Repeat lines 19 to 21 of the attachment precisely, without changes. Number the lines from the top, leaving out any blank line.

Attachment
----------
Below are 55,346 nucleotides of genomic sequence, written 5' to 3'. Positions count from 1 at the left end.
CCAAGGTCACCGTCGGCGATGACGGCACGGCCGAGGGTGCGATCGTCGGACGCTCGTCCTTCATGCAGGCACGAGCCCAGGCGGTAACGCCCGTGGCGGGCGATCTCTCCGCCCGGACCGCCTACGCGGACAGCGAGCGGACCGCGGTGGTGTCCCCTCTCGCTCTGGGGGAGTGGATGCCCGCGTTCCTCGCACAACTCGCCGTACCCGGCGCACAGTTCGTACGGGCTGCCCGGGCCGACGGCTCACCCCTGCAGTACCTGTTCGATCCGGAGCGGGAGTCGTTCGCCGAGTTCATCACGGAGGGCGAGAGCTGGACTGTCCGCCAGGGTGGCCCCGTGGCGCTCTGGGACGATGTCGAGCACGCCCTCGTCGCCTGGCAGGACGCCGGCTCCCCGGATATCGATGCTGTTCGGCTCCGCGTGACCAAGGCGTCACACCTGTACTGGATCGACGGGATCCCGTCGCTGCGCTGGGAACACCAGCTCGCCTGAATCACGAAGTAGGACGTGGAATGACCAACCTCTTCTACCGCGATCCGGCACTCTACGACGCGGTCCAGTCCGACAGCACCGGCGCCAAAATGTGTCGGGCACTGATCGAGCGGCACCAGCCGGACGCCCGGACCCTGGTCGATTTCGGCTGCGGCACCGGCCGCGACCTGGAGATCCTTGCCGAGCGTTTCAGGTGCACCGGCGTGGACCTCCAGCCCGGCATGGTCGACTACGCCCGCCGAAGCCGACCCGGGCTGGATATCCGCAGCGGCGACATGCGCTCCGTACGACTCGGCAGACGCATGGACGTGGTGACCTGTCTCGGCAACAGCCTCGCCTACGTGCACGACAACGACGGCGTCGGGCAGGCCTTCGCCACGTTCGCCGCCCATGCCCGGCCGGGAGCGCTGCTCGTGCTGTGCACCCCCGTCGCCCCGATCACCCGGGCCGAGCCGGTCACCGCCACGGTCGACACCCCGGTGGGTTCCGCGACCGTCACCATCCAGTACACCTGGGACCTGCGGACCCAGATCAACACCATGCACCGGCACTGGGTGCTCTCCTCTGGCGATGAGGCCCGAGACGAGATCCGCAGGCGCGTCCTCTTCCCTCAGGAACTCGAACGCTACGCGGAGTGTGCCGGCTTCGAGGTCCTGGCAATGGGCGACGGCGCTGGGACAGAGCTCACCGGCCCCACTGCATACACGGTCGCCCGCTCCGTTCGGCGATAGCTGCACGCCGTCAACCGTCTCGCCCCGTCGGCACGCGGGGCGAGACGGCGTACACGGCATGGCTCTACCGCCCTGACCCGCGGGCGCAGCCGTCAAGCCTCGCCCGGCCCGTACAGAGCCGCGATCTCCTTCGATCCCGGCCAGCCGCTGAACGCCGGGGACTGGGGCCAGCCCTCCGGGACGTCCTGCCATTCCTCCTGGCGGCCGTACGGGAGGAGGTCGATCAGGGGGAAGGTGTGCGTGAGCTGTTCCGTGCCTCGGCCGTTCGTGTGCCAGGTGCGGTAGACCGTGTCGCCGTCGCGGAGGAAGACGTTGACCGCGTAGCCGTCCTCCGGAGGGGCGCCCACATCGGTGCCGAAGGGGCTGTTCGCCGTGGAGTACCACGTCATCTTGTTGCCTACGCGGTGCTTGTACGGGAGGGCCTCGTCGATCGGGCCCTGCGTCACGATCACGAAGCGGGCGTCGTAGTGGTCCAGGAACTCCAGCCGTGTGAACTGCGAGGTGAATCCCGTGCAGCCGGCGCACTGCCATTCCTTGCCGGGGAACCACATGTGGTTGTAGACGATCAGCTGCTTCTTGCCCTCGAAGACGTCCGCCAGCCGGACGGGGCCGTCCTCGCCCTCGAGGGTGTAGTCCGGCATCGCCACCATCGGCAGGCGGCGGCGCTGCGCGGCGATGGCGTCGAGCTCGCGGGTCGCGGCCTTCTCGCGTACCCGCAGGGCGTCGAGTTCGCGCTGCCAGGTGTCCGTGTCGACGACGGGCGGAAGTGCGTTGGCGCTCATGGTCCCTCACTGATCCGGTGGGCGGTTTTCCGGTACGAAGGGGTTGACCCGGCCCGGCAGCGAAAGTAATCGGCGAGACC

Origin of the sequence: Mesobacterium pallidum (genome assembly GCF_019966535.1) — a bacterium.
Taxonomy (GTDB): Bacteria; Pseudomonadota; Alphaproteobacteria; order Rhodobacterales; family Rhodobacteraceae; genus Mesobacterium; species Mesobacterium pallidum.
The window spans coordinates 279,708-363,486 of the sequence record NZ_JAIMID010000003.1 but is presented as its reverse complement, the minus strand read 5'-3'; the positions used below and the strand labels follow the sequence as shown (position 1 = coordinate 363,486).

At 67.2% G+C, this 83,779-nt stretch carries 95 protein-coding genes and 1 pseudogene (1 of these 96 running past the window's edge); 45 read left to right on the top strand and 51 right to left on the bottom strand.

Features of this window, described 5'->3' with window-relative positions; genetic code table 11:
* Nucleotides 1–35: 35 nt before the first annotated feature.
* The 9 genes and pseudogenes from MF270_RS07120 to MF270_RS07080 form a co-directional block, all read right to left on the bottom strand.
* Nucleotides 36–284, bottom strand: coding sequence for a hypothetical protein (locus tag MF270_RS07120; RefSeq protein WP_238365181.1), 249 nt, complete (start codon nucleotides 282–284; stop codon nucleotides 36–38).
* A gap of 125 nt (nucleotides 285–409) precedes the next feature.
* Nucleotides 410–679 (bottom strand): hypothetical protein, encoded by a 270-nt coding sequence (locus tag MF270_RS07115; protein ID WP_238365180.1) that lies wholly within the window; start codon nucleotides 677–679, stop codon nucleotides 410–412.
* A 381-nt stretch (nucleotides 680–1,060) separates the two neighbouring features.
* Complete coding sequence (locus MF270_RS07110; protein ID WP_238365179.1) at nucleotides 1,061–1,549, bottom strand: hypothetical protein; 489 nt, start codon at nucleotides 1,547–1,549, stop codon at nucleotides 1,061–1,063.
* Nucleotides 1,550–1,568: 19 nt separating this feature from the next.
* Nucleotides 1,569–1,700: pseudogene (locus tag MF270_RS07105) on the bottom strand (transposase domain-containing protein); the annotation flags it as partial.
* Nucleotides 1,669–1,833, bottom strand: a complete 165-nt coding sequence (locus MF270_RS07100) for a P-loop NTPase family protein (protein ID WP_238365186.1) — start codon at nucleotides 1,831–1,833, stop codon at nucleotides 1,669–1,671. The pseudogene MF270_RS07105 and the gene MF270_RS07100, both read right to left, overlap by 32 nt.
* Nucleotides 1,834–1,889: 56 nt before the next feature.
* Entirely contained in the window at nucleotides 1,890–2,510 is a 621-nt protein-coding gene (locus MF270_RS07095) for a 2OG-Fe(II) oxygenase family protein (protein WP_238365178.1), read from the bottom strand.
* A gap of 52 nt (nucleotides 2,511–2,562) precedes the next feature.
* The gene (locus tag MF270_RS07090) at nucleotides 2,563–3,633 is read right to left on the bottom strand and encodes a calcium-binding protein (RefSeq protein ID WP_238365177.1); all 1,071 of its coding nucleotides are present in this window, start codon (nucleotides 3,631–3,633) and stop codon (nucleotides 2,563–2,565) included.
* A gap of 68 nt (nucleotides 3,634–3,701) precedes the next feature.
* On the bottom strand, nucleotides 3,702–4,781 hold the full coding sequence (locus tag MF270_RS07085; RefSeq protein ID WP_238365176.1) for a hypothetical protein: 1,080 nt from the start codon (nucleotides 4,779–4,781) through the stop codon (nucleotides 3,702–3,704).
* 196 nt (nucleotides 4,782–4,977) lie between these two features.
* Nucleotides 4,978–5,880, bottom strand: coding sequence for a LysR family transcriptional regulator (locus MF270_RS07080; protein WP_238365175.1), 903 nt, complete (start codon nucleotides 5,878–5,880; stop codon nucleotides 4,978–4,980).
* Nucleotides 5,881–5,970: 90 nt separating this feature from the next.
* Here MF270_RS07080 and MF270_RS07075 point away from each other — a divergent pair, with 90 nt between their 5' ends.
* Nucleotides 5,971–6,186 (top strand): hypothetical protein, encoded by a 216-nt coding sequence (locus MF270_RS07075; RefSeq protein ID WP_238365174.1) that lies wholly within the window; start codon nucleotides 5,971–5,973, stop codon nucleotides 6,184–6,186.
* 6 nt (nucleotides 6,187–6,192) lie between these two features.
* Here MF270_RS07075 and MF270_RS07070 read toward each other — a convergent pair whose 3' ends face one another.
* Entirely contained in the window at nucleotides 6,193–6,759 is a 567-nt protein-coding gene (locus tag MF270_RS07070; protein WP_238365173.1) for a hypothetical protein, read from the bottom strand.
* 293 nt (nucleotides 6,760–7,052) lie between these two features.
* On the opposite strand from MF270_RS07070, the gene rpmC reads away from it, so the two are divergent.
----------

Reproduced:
* Entirely contained in the window at nucleotides 1,890–2,510 is a 621-nt protein-coding gene (locus MF270_RS07095) for a 2OG-Fe(II) oxygenase family protein (protein WP_238365178.1), read from the bottom strand.
* A gap of 52 nt (nucleotides 2,511–2,562) precedes the next feature.
* The gene (locus tag MF270_RS07090) at nucleotides 2,563–3,633 is read right to left on the bottom strand and encodes a calcium-binding protein (RefSeq protein ID WP_238365177.1); all 1,071 of its coding nucleotides are present in this window, start codon (nucleotides 3,631–3,633) and stop codon (nucleotides 2,563–2,565) included.